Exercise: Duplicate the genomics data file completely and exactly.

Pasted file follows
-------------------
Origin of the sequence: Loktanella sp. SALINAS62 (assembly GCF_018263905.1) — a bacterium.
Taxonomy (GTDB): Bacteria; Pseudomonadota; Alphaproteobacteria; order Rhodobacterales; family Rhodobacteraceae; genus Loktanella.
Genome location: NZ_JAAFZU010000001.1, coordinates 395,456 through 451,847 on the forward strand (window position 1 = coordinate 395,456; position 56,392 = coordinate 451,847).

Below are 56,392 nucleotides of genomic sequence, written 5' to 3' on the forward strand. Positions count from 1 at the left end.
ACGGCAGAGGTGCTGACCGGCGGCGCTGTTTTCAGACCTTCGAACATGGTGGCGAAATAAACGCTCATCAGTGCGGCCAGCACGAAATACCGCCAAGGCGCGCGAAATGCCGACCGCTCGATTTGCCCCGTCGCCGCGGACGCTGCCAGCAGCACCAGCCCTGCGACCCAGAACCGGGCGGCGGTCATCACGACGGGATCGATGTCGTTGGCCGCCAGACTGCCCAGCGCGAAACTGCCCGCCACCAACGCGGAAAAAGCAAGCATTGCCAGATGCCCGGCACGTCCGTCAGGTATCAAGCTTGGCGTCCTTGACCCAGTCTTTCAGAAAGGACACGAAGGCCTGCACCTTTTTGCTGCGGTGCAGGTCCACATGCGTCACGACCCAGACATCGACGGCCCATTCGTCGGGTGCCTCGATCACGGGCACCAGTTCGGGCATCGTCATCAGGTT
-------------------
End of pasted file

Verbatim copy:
Origin of the sequence: Loktanella sp. SALINAS62 (assembly GCF_018263905.1) — a bacterium.
Taxonomy (GTDB): Bacteria; Pseudomonadota; Alphaproteobacteria; order Rhodobacterales; family Rhodobacteraceae; genus Loktanella.
Genome location: NZ_JAAFZU010000001.1, coordinates 395,456 through 451,847 on the forward strand (window position 1 = coordinate 395,456; position 56,392 = coordinate 451,847).

Below are 56,392 nucleotides of genomic sequence, written 5' to 3' on the forward strand. Positions count from 1 at the left end.
ACGGCAGAGGTGCTGACCGGCGGCGCTGTTTTCAGACCTTCGAACATGGTGGCGAAATAAACGCTCATCAGTGCGGCCAGCACGAAATACCGCCAAGGCGCGCGAAATGCCGACCGCTCGATTTGCCCCGTCGCCGCGGACGCTGCCAGCAGCACCAGCCCTGCGACCCAGAACCGGGCGGCGGTCATCACGACGGGATCGATGTCGTTGGCCGCCAGACTGCCCAGCGCGAAACTGCCCGCCACCAACGCGGAAAAAGCAAGCATTGCCAGATGCCCGGCACGTCCGTCAGGTATCAAGCTTGGCGTCCTTGACCCAGTCTTTCAGAAAGGACACGAAGGCCTGCACCTTTTTGCTGCGGTGCAGGTCCACATGCGTCACGACCCAGACATCGACGGCCCATTCGTCGGGTGCCTCGATCACGGGCACCAGTTCGGGCATCGTCATCAGGTT